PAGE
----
If you are in need of bifocal corrective lenses and you like the idea of wearing contacts, you'll be glad to know that you can wear contact lenses that give you the same bifocal features that prescription bifocal glasses would offer you, only in a much different format. If you think that bifocal contact lenses may be a good choice for you, then you want to learn all you can about them, and much of the information you will be interested in can be found in this article.
How do you get fitted for bifocal contacts?
The fitting process is the same as when you get fitted for traditional contacts. Your exam will start by testing all aspects of your vision in order to come up with an exact prescription for each eye. Then, the optometrist will use a special machine to take measurements of each eye. These measurements will determine the size and shape of your bifocal contacts.
What type of contacts offer the bifocal option?
You may think that only certain types of contacts would offer the bifocal option. However, you can get bifocal contact lenses in both soft lenses and in rigid, gas-permeable lenses. This means there is a good chance that you can get bifocals that also take care of your other specific optical issues at the same time.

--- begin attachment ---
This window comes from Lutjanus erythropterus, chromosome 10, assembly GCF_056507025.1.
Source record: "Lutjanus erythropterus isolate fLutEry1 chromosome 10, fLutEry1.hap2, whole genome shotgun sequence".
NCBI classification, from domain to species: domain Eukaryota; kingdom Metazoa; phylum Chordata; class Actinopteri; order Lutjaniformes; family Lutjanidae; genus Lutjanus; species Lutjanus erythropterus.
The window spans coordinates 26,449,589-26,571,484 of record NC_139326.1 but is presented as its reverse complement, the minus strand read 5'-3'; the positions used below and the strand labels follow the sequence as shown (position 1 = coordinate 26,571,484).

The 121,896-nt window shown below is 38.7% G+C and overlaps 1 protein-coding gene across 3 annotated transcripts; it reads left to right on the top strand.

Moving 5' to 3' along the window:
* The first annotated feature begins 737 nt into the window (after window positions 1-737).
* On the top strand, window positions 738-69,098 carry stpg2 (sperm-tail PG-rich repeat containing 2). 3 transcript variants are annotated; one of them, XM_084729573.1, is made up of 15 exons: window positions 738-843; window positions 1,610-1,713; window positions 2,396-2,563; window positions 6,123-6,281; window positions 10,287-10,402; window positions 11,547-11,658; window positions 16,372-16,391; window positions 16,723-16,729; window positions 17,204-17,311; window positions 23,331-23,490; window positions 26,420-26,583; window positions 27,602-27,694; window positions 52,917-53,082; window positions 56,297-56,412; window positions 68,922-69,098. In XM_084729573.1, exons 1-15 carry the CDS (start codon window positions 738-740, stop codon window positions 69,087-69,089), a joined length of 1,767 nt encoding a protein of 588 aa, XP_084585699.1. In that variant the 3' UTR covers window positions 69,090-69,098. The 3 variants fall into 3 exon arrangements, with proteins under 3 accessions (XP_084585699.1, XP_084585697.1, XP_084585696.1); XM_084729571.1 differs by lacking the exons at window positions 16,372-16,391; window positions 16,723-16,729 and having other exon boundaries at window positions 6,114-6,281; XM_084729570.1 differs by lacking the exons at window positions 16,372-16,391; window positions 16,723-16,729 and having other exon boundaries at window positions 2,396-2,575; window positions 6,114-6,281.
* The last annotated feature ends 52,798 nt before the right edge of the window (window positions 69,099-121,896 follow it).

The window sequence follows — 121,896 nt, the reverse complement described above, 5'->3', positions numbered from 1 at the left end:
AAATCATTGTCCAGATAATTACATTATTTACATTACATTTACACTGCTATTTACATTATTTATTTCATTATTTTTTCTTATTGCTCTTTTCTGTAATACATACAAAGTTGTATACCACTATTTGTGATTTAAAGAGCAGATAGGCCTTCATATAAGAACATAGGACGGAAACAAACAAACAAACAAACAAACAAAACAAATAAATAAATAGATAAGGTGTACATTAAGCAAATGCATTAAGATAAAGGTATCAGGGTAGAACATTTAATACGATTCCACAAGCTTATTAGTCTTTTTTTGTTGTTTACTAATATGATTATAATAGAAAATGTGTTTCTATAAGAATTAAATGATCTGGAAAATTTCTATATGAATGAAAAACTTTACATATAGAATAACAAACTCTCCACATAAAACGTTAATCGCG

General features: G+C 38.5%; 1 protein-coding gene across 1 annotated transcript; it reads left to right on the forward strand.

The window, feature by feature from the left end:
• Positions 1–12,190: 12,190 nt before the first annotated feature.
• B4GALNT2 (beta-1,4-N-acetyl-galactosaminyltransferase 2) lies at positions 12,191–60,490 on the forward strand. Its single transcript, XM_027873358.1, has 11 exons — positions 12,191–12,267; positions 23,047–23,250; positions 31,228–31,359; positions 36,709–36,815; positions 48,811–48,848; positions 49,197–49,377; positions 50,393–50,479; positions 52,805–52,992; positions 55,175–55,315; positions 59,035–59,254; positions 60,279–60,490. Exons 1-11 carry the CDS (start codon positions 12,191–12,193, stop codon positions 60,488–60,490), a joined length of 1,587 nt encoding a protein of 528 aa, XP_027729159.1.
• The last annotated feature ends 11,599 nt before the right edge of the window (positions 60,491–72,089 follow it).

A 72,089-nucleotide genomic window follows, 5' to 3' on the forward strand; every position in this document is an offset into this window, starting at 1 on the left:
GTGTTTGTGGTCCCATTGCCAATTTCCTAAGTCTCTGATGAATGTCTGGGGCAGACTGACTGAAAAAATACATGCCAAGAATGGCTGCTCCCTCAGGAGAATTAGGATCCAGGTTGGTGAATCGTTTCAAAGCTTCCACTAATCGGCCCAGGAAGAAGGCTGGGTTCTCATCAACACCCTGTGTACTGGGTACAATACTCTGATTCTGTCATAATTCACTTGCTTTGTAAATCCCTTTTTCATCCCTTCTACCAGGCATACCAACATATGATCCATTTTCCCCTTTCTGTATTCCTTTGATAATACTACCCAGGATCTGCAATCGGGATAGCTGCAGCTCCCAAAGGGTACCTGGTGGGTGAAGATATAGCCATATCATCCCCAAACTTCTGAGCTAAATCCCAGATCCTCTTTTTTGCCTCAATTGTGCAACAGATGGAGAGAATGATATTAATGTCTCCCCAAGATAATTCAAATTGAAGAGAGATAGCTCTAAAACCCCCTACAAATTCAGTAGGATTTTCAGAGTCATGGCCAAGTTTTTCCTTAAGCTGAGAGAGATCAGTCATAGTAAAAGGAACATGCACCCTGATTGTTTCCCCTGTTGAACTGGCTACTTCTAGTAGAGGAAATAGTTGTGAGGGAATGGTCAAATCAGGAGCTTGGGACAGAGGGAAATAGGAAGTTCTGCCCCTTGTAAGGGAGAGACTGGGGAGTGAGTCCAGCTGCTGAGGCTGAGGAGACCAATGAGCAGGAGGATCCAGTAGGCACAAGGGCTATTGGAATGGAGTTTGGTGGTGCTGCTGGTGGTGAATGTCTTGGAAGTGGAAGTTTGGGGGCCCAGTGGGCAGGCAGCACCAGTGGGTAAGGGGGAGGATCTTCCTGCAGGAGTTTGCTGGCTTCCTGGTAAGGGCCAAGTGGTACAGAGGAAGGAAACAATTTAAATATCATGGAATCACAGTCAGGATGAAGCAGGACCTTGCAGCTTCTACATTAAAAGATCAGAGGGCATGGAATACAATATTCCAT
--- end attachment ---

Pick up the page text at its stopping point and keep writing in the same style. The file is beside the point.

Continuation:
Also, there is a contact treatment available that's referred to as monovision treatment. With this treatment, you will wear a contact in one eye that focuses on your distance vision, and wear a contact in the other eye that focuses on your close-up vision. This type of treatment is one that's quite a bit more difficult for you to get used to. You aren't going to simply put the lenses in and be ready to go. Instead, you are going to have to take time to practice with the lenses. Expect to be a bit off balance and to have a bit of an adjustment period when it comes to depth perception.
You can also wear a mixture of the different lenses, with one bifocal contact in one eye and a regular contact in the other. This will be a lot easier for you to get used to. You may also choose to wear your regular contacts and put on reading glasses when you need to read something up close.
The best thing to do is to sit down with your ophthalmologist, listen to their suggestions and consider your lifestyle. Try to choose the best treatment for you while keeping in mind that you may have an adjustment period. Contact a center like Valentine Eye Care to learn more.